Is it smart to go to school for entrepreneurship?

9 aspiring tycoons tell FSB how the classes they took affected their businesses.

Emile Petrone, 22
The Hybrid
Emile Petrone, 22
University of North Carolina at Chapel Hill

Starting a business was the last thing on my mind when, as a UNC political science major, I interned at the U.S. Senate the summer after my sophomore year. Every day I'd hear Senators discuss hot topics such as stem cell research and global warming, but I learned that turning talk into reality was a frustratingly slow process. I then took an intro entrepreneurship course and realized I might be more suited to business ownership than politics. What appealed to me was that running a business means pursuing your own vision instead of working for someone else's.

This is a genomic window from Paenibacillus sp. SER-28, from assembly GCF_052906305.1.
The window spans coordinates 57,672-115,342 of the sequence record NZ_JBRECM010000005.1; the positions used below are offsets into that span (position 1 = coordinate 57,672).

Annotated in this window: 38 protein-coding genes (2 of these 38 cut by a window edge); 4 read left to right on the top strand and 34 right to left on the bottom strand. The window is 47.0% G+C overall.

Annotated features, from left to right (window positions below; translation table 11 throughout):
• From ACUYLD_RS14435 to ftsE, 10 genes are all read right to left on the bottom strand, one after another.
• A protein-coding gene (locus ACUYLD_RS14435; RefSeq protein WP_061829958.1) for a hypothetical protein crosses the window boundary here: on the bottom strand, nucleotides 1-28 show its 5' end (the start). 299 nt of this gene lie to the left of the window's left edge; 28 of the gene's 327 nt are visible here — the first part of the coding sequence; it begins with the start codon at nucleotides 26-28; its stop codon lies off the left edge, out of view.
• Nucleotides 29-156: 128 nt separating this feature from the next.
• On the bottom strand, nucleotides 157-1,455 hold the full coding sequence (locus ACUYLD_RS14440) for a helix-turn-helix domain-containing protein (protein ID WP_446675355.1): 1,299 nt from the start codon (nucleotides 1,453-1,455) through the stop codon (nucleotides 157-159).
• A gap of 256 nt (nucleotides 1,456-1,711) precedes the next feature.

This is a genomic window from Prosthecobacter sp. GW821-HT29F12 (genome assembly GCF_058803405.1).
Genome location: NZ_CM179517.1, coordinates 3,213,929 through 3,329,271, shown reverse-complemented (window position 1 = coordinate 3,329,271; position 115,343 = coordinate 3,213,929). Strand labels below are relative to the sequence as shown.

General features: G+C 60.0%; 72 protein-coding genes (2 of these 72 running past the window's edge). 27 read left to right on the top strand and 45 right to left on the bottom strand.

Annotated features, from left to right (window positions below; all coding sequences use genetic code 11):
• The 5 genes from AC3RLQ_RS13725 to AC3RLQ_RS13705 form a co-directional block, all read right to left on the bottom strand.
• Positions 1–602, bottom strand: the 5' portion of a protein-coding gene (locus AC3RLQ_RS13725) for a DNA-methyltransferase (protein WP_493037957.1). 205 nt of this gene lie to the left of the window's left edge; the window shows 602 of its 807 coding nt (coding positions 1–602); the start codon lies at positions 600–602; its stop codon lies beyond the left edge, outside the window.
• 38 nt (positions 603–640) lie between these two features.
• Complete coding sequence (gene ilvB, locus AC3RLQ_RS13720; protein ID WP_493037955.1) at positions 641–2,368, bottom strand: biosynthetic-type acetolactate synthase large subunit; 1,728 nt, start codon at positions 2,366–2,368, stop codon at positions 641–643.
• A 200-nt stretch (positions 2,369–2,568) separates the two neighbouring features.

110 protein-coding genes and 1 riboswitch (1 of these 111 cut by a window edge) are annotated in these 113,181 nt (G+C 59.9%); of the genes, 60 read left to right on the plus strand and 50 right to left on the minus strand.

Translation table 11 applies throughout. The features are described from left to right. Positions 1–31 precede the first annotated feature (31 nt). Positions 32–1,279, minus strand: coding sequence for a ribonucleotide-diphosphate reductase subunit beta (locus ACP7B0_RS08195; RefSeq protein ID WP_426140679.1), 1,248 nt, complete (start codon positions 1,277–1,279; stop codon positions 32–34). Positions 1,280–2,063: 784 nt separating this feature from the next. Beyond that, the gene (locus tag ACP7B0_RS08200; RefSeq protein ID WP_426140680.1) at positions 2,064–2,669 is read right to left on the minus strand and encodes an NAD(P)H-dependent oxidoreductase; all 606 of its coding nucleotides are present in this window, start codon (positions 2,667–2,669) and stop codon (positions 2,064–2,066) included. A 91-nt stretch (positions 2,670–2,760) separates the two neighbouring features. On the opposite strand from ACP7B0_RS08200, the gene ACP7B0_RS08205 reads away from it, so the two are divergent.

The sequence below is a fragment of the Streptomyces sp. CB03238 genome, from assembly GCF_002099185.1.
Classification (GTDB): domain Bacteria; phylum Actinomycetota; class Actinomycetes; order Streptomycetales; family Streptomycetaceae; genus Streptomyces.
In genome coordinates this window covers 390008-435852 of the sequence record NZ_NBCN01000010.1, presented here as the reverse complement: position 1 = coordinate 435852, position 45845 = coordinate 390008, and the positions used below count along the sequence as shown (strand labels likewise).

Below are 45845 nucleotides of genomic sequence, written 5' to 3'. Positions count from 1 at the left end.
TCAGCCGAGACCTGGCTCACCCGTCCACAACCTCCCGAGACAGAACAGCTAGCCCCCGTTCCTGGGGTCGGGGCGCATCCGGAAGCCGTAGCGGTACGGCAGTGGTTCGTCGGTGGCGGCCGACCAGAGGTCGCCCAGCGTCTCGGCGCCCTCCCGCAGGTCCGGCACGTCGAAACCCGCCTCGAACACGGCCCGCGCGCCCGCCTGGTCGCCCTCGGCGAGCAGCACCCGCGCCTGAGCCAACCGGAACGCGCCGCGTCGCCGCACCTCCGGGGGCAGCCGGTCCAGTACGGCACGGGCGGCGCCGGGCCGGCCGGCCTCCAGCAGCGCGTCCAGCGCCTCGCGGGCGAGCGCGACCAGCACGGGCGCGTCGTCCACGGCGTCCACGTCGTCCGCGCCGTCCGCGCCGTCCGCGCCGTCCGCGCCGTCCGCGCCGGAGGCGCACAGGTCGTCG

The next semester I took professor Ted Zoller's commercial-ventures workshop, which requires students to develop a business idea. My idea addressed the need to speed up the transfer of technology from the lab to the marketplace.

Chemistry professors and MBA students told me they had trouble finding experts in their field to support their research, and that made it difficult for them to receive funding for their projects. It hit me that a networking site for academics could be a great resource. I developed Knowble (, an online community where experts in all areas can communicate.

The UNC School of Medicine gave me $20,000 in funding. More than 30 universities worldwide now want to test the site. I may return to Washington someday, but if I do, I hope to see technology development moving a bit faster.
- As told to Emily Maltby

The Professional

The Undergrad

The E-Learner

The Hybrid

The Idea Guy


The Serial Entrepreneur

The Owner

The Heir
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